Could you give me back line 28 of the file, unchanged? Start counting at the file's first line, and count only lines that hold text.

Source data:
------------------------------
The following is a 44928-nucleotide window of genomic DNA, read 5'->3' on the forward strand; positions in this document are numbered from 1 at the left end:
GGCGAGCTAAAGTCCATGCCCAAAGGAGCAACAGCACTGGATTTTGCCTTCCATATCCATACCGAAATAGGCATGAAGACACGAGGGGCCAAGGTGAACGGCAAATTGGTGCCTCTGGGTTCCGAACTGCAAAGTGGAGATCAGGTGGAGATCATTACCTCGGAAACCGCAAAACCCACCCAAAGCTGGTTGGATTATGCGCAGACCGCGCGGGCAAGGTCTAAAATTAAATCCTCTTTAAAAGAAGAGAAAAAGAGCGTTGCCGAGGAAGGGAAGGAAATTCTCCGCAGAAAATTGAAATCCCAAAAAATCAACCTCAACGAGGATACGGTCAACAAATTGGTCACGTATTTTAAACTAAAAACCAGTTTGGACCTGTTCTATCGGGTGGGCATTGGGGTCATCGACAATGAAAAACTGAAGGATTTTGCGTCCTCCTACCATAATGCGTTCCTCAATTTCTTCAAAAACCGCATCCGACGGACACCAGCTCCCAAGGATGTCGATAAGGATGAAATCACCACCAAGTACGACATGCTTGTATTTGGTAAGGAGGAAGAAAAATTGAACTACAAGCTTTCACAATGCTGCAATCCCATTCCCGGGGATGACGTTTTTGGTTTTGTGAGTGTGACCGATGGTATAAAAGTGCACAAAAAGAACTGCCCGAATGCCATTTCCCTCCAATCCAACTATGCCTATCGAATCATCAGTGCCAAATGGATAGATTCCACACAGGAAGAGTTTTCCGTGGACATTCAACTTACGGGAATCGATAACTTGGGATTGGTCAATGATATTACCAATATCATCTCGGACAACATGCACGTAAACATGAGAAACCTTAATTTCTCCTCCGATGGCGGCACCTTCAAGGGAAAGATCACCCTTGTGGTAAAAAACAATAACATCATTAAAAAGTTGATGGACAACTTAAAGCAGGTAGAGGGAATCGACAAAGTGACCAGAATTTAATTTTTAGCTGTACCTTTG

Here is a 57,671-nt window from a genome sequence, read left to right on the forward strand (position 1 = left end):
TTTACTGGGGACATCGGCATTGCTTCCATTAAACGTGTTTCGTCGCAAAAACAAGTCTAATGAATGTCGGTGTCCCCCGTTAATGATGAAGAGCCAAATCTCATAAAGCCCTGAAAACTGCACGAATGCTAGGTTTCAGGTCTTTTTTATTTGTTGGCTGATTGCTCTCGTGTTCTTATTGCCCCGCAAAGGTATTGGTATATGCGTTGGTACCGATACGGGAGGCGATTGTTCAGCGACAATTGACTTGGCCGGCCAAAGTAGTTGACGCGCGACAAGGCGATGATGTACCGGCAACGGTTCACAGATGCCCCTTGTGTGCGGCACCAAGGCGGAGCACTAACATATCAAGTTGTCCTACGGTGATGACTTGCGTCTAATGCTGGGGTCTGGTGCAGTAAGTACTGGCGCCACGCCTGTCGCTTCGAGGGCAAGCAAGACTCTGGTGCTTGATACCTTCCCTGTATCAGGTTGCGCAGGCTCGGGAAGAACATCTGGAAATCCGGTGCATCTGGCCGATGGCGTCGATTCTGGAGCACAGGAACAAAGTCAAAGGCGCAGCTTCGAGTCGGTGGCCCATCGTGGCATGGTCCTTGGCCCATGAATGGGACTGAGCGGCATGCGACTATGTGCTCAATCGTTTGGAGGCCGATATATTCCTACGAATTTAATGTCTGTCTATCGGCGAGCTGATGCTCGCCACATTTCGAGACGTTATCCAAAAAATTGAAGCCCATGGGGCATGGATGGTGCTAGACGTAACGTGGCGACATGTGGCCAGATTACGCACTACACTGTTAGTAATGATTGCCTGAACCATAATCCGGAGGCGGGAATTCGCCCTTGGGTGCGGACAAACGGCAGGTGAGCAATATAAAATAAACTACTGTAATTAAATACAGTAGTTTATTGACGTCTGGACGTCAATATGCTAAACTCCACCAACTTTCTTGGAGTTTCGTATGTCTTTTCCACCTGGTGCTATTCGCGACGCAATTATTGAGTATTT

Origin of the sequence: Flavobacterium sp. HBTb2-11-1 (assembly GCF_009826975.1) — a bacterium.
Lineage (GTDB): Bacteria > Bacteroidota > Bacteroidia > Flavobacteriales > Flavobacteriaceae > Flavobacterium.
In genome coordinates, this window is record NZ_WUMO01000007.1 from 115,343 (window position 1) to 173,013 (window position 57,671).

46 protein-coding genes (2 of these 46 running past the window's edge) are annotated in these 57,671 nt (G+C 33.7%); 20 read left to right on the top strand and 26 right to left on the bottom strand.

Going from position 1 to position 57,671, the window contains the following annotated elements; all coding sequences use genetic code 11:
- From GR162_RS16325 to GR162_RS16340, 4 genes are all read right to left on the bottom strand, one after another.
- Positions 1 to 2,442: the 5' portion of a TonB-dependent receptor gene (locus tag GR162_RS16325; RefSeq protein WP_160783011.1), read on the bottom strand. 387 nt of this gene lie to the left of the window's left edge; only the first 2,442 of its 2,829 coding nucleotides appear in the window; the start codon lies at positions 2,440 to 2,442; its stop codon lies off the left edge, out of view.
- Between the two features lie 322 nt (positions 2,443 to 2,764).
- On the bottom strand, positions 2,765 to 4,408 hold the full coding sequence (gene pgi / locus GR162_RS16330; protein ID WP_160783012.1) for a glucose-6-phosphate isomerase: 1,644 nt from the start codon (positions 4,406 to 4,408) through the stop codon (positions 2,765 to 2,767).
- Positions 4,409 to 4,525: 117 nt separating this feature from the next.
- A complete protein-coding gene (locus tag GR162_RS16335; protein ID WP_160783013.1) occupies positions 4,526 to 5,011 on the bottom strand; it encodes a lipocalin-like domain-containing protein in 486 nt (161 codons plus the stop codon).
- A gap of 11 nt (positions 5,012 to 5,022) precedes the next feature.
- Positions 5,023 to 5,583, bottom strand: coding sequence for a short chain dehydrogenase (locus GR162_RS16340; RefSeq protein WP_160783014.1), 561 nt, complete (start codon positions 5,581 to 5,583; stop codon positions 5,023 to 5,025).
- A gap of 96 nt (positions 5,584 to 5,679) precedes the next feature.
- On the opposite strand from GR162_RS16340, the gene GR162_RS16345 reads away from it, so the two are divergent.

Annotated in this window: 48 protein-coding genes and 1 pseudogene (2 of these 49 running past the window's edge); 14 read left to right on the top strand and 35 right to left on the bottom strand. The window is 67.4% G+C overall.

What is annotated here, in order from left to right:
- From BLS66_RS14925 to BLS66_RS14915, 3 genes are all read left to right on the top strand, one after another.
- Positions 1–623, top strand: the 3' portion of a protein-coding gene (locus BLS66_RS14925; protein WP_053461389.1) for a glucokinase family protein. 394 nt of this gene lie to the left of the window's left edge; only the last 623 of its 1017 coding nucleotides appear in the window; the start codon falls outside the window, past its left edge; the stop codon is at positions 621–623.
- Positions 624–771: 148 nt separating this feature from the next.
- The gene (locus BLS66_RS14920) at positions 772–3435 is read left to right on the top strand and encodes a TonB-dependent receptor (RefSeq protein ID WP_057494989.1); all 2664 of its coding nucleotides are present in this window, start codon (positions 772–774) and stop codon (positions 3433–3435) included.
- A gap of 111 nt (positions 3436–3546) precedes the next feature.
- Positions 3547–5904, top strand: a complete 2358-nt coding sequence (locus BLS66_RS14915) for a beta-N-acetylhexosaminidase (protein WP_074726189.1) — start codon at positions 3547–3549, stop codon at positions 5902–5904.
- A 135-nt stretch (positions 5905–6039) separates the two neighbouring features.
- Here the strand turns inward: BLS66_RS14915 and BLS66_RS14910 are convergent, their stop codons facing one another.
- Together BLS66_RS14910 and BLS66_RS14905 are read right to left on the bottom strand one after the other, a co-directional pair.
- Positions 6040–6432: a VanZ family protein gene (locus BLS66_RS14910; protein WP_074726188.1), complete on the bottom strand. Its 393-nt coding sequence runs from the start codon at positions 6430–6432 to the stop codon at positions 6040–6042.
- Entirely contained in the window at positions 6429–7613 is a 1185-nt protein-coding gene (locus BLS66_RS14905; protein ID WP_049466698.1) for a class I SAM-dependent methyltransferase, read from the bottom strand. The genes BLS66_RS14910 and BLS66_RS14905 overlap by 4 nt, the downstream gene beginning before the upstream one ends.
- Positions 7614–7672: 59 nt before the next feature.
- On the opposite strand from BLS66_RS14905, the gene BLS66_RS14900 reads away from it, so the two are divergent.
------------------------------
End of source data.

- A 135-nt stretch (positions 5905–6039) separates the two neighbouring features.